When I meet Richard Bell and Par Lundqvist (pronounced ‘pair’) – two-thirds of the team behind denim label Neuw – at their Melbourne SERVICE Store in Fitzroy, the first thing Lundqvist notices is the jeans I’m wearing. By sight, he can tell the brand, the type of fabric and the year they were made (they are 1980s Lee jeans for those who are curious). This attention to detail and respect for denim history has come to define the four-year-old brand and is key to their latest range, Goldmine, which takes denim back to its durable, workaday roots.
“When we started the range there was so much on the news and everywhere about the Global Financial Crisis,” says marketing director Bell. “So we wanted to create something that was a bit more about positivity and resourcefulness.”
Lundqvist, who has a personal collection of over 3500 pairs of jeans, looked to the oldest (and most expensive) pair in his archive for inspiration – a pair of miner’s jeans from 1895. Purchased via eBay, the jeans were designed by a Los Angles brand called Stronghold and were discovered in a Nevada goldmine in 2007. They’d been lying under the earth since 1907, after the mine was closed as a result of flooding.
The era, a time when people didn’t have much money and often only owned one pair of jeans, spoke to the designer. Back then, jeans were designed to last, which is one of Neuw’s core values. “Because they’ve been lying in a mine, where there is a lot of salt and minerals that break down the fabric, they’ve been eroded in parts,” says Lundqvist. “You can see where the salt has been touching certain points. If you look at some of the rivets they are really pristine while others have rusted.” The jeans are layered with colour – browns and greys from dirt, bleach from the salt and warm reddish tones from the rust, all of which inspired the colour palette for the 14-piece range.
Other utilitarian pieces – a canvas vest and jacket and a pair of jeans from the 1920s, 30s and 40s – also served as reference points. “The collection is basically all about two fabrics,” says Lundqvist. “Two of the most hardwearing fabrics: denim and canvas.” They took the archive pieces to two of their favourite mills in Turkey and Japan and asked them to reproduce the durable fabrics to the same standard. “The utilitarian-type pant is such a good evolution from what was the really dandy chino look, which for us, was a bit soft,” says Bell.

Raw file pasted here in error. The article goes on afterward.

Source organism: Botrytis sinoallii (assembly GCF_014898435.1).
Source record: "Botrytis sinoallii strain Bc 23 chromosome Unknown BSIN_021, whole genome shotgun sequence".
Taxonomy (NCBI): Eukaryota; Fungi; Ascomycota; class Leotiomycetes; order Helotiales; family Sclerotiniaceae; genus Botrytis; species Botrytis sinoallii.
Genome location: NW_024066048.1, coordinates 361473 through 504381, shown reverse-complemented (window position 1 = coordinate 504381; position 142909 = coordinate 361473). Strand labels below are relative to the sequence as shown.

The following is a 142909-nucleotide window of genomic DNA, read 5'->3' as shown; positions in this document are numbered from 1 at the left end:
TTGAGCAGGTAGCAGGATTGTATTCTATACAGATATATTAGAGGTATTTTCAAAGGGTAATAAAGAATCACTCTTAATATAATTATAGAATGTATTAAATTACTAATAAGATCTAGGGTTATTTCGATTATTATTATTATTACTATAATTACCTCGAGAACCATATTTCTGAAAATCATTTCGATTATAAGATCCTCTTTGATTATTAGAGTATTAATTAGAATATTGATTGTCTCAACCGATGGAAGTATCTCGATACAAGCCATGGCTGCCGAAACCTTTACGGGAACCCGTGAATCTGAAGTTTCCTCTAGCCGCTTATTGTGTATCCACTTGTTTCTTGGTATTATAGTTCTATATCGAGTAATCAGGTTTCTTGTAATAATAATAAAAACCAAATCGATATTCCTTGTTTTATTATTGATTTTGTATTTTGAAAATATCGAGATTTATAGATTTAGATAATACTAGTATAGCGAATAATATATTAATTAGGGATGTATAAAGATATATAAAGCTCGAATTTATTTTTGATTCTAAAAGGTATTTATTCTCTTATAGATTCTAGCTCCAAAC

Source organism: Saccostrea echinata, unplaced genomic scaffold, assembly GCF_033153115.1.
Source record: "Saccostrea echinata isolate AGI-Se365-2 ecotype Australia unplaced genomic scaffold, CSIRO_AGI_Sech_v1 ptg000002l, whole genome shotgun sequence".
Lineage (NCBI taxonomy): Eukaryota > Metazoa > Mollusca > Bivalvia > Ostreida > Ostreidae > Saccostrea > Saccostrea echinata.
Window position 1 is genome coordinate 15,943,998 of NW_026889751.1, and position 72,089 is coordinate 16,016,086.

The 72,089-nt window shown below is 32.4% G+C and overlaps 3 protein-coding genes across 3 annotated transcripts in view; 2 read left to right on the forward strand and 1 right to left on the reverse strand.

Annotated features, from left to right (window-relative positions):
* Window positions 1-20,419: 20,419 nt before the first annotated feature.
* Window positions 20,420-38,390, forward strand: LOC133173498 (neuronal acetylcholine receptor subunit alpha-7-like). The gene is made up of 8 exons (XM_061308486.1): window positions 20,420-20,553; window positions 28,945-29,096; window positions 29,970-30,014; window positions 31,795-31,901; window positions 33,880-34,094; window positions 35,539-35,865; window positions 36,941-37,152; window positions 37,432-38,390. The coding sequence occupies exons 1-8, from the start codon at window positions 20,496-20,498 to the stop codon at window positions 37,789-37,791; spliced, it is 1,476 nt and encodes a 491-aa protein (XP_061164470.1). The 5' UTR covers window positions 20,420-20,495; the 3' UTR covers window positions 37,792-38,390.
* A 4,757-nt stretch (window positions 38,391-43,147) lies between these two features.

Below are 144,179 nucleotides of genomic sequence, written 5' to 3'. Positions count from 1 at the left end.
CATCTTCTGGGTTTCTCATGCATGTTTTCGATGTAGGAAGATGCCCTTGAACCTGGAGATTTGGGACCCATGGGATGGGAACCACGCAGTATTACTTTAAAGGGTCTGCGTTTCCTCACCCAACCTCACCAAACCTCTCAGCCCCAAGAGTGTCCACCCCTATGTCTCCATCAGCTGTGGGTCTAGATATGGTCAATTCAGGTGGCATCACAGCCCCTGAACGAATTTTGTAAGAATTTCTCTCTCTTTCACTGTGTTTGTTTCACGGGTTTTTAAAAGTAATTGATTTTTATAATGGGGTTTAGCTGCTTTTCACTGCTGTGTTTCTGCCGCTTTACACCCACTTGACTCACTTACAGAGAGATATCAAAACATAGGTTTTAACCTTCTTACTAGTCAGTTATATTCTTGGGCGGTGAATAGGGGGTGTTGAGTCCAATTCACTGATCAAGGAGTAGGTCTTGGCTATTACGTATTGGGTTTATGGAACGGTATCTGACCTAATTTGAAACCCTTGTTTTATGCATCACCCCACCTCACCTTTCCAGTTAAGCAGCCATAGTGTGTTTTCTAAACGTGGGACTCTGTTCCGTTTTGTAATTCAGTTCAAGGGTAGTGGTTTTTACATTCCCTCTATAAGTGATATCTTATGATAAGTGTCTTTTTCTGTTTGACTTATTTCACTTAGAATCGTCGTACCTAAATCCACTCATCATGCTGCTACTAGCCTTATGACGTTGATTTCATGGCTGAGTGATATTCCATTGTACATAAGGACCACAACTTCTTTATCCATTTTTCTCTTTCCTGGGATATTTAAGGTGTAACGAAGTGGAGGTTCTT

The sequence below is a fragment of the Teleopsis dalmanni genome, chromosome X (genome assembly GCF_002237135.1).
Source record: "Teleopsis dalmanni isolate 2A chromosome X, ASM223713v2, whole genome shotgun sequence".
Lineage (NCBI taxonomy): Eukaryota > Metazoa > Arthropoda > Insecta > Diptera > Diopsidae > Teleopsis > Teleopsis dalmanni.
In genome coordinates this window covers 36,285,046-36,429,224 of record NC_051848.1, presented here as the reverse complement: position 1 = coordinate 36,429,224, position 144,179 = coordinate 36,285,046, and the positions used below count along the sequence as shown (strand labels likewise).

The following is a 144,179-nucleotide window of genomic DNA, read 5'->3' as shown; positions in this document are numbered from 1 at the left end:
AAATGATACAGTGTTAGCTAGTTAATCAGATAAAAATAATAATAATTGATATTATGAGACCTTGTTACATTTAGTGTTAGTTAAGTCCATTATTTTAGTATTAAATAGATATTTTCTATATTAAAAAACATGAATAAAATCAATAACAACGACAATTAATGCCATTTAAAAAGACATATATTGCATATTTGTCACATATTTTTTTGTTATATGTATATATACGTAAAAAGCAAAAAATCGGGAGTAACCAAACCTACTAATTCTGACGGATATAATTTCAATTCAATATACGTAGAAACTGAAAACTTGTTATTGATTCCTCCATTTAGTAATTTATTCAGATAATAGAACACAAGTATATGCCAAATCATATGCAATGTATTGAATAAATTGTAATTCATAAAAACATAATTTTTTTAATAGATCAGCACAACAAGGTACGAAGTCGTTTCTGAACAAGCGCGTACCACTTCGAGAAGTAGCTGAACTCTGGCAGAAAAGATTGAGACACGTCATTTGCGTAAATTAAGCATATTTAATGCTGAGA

Bell says they are able to maintain their level of quality because they keep other costs low. “The beauty about having an independent business is that we can put all the value in to the product,” he says. “We run everything really lean – you couldn’t run it any leaner than we already are. We have got massive global business, we’ve got retail and online presence, multiple stores, we’ve done three pop-ups – we’re everywhere – and we basically run on a team of less than 10 people. We want to make sure we can continue to do things that should cost $300 that we can do at $150.”
In the meantime, Lundqvist will search for two pairs of jeans that continue to elude his ever-growing collection. “I have a few memories that have shaped my interest in denim,” he says, “and one was watching Rebel Without a Cause with James Dean when I was 10. I’d love to get my hands on the exact pair he was wearing in that movie. They came up for auction a few years ago but I got outbid by a guy called Chad McQueen who is the son of Steve McQueen – so he had a little bit more money than I did. I’d also really like to have the jeans Lou Reed was wearing when he was recording the [self-titled] Velvet Underground [record]. I don’t even know if they still exist yet. I’ve been trying to write Lou Reed emails but I don’t think he is interested.”
Goldmine is in-store now.